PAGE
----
A Hall of Famer as a pitcher and a color commentator. 

A Hall of Famer as a pitcher and a color commentator. 

Here’s some visuals of a good curveball day for Drew, and a bad curveball day.

Pomeranz' Curveballs on his first start on April 11th (BrooksBaseball.net)

Pomeranz' Curveballs on his first start on April 11th (BrooksBaseball.net)

Here's the movement on his curve from his first start of the season. He went 6.0 innings, gave up 1 ER on 4 hits and 0 home runs. Possibly his best start of 2017 so far. Looking at the movement on his curve, it's not surprising. He was generating excellent movement both horizontally and vertically. It's pretty hard for a batter to sit on a curveball when it's coming at you +/- 2.5 inches in any given direction and at any speed from 77 - 85mph. 

Pomeranz' Curveballs on his most recent start on May 9th (BrooksBaseball.net)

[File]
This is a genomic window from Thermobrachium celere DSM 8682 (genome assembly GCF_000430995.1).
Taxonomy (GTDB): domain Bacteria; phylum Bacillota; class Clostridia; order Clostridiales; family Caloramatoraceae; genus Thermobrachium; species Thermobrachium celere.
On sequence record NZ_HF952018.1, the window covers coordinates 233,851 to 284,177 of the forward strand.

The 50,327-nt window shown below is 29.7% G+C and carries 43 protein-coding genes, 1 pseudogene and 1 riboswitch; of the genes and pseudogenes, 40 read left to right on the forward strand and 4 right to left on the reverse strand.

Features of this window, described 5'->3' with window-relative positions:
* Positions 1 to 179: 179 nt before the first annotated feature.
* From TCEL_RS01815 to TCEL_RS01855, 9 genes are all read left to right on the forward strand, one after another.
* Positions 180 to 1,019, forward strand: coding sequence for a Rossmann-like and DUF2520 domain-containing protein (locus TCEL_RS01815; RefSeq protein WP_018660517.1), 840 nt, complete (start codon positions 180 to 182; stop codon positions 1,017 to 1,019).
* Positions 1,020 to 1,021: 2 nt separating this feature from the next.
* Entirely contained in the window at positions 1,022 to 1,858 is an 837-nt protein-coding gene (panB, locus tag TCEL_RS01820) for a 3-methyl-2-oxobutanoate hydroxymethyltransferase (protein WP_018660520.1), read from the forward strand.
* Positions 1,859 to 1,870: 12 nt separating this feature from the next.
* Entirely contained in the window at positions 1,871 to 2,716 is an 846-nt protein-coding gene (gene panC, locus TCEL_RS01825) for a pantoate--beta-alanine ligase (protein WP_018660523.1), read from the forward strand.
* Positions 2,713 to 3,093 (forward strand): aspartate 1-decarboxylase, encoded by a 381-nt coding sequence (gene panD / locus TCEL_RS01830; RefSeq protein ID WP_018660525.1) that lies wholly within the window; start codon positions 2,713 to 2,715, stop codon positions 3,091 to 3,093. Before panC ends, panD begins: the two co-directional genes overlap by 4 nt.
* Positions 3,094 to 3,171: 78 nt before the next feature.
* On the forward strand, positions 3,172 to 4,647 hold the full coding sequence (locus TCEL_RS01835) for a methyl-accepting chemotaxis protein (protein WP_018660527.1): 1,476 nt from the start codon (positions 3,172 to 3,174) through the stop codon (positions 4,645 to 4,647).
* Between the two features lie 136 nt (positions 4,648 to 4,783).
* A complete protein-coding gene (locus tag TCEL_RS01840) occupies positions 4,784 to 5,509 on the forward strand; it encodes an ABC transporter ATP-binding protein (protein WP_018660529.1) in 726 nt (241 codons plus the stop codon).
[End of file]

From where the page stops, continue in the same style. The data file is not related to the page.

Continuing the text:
Pomeranz' Curveballs on his most recent start on May 9th (BrooksBaseball.net)

Comparing that to his latest start against the Brewers, it’s not surprising to see that Milwaukee had an easy time putting up runs on him. When those low velocity curves are all clustered in the same area, that tells us that his curveball just didn’t have the kind of movement needed to generate swinging strikes. Coupled with Miller Park being very home run friendly, and the Brewers leading the league in homers, it’s not shocking that he was taken for a ride. Look at the graph, he just didn’t have it.

It’s looking like this is just how it’s going to be for Pomeranz right now. Hopefully he’ll start to get his pitch efficiency up and last at least 6+ innings in the majority of his starts. He should be able to provide the Red Sox with some solidity in the #4 or 5 starter spot once Price returns from injury. With a starting rotation of Sale, Porcello, Price, Rodriguez and Pomeranz, it should be fine to get the occasional rough start from Drew.

After all, he’s better than Clay Buchholz would had been in that spot. Think about that. Without that trade last season, Clay would have been our #5 guy right now. And he’s already out for the season. 

So I’ll take the occasional bad start from Drew if it means I never have to watch Buchholz pitch in a Sox uniform again.